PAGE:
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Lithograph in colors
Schiefler/Mosel L 56. Signed and numbered "Aufl. Nr. 6" by a hand other than that of the artist. Copy no. 6 (of an edition of 35 in five colors). Excellent and fresh impression on delicate Japon 53 x 69,4 cm (20,8 x 27,3 in). Sheet: 56 x 70,5 cm (22 x 27,8 in)
Please note the provenance.
PROVENANCE: Collection Bernhard Sprengel, since the late 1920s.
Private collection Lower Saxony
Private collection South Germany.
Emil Hansen was born near the German-Danish border on 7 August 1867. He adopted the name of his birth town as his artist name at a later date. Nolde completed an apprenticeship as a furniture designer and wood carver in Flensburg between 1884 and 1888 and then worked for various furniture factories in Munich, Karlsruhe and Berlin. Nolde finally moved to Munich after deciding to become a painter, but the academy under Franz von Stuck dismissed him. He joined Adolf Hölzel’s private art school in Dachau in 1899 and went to Paris in 1900 to increase his knowledge at the Académie Julien. In 1900 he rented a studio in Copenhagen and moved to the island of Alsen in 1903. Nolde studied the Neo-Impressionists Vincent van Gogh, Edvard Munch and James Ensor, which, around 1905, gradually led him away from his early Romantic Naturalism and to the discovery of his own style with a strong emphasis on color, colorful and glowing flower pictures came into existence. During a sojourn in Alsen in 1906 Nolde met the painters of 'Die Brücke', a group he joined briefly. After a dispute with Max Liebermann, Nolde was excluded from the 'Berlin Secession' and founded together with other dismissed artists the 'New Secession' in 1910 and participated in their exhibition until 1912. Less fascinated by the city-life of Berlin, which he recorded in expressionistic pictures, than by primitivism, Nolde painted still lives with exotic figures and mask pictures. He returned from an expedition to New Guinea in 1913 with lots of study material, which he worked up in numerous works until 1915.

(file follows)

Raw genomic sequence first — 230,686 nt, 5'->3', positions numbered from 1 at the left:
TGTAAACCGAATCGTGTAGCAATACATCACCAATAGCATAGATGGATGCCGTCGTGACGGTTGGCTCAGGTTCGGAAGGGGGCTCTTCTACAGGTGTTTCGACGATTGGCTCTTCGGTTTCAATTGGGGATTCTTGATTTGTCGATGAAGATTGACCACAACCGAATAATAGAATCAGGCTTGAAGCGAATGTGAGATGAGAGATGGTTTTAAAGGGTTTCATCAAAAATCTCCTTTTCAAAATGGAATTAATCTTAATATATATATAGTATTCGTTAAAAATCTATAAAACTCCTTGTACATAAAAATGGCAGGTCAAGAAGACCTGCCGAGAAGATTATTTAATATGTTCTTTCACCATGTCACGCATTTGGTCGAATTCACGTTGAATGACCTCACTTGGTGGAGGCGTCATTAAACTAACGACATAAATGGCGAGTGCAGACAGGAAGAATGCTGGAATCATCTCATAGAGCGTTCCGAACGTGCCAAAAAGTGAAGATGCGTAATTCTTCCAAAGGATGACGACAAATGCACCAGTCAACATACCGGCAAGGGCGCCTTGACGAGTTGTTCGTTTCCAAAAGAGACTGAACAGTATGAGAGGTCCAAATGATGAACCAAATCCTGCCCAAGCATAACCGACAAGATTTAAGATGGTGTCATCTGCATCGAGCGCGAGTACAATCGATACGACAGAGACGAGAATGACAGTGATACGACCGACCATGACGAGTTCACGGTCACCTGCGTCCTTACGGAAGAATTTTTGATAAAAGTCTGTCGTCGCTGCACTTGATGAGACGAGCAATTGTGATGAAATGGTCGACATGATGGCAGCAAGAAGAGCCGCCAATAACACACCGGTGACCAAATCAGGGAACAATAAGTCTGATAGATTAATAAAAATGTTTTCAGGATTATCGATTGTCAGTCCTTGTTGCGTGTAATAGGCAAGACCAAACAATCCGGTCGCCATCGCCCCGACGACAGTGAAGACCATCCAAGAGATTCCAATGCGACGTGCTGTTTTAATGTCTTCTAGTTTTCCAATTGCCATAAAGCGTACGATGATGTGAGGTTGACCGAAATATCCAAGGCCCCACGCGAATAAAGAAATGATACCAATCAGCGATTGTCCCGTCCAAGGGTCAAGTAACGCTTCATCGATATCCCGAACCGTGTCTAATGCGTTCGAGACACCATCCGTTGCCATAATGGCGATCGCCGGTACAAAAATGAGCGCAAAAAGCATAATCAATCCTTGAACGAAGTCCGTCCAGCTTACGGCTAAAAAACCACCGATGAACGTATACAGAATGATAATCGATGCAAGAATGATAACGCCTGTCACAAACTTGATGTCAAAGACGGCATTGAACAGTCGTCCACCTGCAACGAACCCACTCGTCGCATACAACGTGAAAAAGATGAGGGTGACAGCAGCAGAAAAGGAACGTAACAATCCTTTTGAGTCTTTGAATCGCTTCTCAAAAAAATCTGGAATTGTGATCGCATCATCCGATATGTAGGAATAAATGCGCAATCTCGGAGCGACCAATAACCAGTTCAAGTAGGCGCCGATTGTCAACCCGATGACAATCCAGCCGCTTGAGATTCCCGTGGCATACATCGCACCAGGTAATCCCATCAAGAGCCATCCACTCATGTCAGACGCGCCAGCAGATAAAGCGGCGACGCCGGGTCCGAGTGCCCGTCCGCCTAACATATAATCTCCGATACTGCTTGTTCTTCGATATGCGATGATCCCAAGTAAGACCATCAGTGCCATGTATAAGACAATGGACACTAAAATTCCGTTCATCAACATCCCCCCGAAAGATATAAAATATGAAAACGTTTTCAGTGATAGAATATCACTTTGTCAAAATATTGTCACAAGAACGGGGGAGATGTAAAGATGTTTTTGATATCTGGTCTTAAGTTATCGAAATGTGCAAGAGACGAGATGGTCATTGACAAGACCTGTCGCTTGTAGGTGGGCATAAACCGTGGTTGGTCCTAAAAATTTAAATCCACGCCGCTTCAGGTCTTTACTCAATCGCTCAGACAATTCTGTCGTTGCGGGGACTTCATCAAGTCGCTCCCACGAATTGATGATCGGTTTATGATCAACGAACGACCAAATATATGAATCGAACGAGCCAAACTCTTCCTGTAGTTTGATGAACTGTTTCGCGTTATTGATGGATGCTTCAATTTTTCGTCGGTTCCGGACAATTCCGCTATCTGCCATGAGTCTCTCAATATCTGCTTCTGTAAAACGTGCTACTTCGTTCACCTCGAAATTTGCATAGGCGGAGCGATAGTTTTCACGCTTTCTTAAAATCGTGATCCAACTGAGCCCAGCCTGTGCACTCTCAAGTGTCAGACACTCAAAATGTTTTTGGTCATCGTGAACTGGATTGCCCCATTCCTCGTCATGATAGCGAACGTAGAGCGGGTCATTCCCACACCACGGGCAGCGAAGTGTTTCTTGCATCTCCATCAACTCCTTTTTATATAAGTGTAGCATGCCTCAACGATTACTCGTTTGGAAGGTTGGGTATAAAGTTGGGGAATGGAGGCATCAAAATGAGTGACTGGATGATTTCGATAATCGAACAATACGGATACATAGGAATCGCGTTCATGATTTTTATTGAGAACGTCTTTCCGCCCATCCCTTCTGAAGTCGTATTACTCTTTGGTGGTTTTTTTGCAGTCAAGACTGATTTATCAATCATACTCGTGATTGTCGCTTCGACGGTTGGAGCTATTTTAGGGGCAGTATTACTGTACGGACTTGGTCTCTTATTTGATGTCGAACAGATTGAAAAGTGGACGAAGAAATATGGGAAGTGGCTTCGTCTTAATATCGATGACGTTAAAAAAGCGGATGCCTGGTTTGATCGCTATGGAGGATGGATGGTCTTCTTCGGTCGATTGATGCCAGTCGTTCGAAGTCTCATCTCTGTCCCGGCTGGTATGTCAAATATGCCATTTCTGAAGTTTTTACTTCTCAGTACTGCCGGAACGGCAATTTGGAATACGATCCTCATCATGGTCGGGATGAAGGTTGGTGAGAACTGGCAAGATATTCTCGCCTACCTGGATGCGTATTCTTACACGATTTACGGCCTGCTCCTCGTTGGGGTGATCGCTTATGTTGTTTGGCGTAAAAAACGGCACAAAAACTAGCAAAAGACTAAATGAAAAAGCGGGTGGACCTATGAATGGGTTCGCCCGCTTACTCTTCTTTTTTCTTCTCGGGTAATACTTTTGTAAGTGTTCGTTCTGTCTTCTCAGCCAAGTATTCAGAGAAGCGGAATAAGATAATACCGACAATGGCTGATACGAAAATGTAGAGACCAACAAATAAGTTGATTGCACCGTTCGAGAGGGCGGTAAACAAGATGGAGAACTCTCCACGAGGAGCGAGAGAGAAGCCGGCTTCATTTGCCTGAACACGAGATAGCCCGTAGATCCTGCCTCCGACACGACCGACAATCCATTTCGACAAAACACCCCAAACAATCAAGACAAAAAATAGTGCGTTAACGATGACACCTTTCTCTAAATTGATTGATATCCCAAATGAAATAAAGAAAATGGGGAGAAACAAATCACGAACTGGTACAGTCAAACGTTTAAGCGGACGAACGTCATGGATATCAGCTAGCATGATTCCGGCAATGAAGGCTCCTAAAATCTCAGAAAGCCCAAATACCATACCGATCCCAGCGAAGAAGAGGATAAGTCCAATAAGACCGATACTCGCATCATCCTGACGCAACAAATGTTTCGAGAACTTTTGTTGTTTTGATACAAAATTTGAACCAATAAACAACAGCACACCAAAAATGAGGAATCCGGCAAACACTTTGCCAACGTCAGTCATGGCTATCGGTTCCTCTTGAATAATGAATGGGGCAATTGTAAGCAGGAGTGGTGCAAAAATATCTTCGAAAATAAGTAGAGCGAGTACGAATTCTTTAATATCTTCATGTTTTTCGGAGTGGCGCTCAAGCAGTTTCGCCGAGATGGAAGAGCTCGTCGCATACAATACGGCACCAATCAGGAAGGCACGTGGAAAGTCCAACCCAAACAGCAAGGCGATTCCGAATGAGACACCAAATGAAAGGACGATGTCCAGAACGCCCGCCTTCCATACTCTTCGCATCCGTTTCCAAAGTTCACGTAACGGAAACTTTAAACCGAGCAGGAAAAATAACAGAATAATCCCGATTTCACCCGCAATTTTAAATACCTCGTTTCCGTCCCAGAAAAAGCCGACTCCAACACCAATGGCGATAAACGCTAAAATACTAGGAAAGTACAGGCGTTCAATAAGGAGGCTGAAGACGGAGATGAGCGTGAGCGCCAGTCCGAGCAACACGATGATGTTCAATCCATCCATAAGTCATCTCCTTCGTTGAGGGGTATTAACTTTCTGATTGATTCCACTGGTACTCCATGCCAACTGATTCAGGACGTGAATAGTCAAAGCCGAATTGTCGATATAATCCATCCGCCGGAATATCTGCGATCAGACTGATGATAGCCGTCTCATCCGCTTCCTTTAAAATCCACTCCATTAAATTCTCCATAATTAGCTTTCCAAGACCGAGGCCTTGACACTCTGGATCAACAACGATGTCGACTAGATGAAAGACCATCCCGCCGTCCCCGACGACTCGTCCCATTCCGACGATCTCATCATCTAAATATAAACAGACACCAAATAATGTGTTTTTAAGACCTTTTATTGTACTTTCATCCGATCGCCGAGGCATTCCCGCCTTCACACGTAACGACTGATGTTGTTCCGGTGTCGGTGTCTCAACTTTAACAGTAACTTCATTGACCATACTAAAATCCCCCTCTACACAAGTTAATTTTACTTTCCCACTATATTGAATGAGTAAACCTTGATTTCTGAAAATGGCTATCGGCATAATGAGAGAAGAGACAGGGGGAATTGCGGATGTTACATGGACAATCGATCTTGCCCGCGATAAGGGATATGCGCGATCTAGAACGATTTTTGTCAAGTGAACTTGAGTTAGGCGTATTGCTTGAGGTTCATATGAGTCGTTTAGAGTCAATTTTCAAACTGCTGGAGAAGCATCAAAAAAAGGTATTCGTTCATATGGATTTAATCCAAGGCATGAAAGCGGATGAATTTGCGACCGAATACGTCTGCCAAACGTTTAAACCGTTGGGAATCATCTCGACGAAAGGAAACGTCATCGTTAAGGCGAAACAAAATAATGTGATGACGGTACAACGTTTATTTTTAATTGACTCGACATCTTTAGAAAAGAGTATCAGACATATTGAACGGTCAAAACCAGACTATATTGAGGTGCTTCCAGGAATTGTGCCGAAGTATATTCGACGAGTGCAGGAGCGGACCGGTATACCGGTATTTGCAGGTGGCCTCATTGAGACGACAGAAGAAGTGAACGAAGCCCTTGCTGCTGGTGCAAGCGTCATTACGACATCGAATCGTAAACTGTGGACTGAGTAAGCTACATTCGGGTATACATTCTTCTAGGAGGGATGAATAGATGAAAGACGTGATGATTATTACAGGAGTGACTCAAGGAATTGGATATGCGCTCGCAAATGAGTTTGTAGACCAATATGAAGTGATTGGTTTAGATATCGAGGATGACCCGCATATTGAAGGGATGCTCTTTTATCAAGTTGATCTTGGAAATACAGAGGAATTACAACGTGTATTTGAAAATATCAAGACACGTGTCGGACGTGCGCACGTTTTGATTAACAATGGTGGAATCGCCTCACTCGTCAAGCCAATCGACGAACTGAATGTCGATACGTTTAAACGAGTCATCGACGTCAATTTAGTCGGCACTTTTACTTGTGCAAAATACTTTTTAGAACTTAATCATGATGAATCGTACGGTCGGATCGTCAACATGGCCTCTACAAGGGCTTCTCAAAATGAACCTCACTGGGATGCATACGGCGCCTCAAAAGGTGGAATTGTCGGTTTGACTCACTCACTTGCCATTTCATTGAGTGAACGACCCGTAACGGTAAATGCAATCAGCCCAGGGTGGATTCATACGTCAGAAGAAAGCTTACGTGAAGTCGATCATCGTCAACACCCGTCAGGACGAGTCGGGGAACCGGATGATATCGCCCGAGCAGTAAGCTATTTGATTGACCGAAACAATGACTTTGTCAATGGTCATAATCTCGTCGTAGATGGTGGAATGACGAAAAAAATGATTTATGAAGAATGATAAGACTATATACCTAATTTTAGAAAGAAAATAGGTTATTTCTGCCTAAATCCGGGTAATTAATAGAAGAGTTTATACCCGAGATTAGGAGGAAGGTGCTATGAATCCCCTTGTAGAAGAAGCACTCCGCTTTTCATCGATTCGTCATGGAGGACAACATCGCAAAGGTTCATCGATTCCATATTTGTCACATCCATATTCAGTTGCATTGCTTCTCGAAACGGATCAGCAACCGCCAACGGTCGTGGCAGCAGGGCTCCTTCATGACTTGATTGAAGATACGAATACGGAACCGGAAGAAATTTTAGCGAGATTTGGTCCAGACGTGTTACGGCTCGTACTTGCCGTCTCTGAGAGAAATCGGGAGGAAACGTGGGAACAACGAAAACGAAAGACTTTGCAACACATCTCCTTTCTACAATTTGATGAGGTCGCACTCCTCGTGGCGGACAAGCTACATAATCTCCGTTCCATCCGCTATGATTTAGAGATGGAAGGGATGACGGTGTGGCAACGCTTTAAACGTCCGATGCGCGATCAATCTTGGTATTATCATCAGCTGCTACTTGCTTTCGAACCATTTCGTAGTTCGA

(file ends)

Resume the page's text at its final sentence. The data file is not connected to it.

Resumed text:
Emil Nolde rendered homage to dance as one of the few forms of expression that entirely succumb to spontaneous emotions. As early as in 1909 he painted “Wild tanzende Kinder“ (Wildly Dancing Children ), a year later he made the vibrant "Tanz um das Goldene Kalb" (Dance Around the Golden Calf ). In his painting "Kerzentänzerinnen" (Candle Dancers ) from 1912 the ecstatic moment becomes particularly obvious, a feature that can also be observed in the lithograph in colors “Tänzerin“ (Dancer ).
Nolde, who actually had a rather shy Nordic character, regarded dance not in the classical sense as a perfection of control of the body, but felt more attracted by the archaic-primal form of expression. His dancers are not from this world. They embody a state of transition to a sphere of the transcendental, which excludes all human ratio. Nolde’s “Tänzerin“ belongs to the most liberal figure pictures of his graphic oeuvre. Additionally, the erotic element, which is notably addressed in the lithograph in colors, is an important component that Nolde deliberately brought into play. Even before he had embarked on his extensive journey to the South Seas in from 1913 to 1915, he had, following a trend in those days, been interested in the culture of the natives. This interest, without any doubt, shows a clear influence in this work. Nolde created his most beautiful lithographs during an only eight week long cooperation with the lithography studio Westphalen in Flensburg. These works count among the most important accomplishments of expressionist graphic art. Being the last of those sheet, the “Tänzerin“ is commonly regarded as the highlight.
Since 1916, he spent his summers on the island Föhr and settled in Seebüll in 1928. In his last years, primarily watercolors with flower and landscape motifs from the neighborhood of his house in Seebüll, where Nolde died on 13 April 1956, came into existence. [KD].
Lithograph in colours
Estimate:€ 100,000 / $ 113,000
Sold:€ 292,800 / $ 330.863
(incl. 22% surcharge)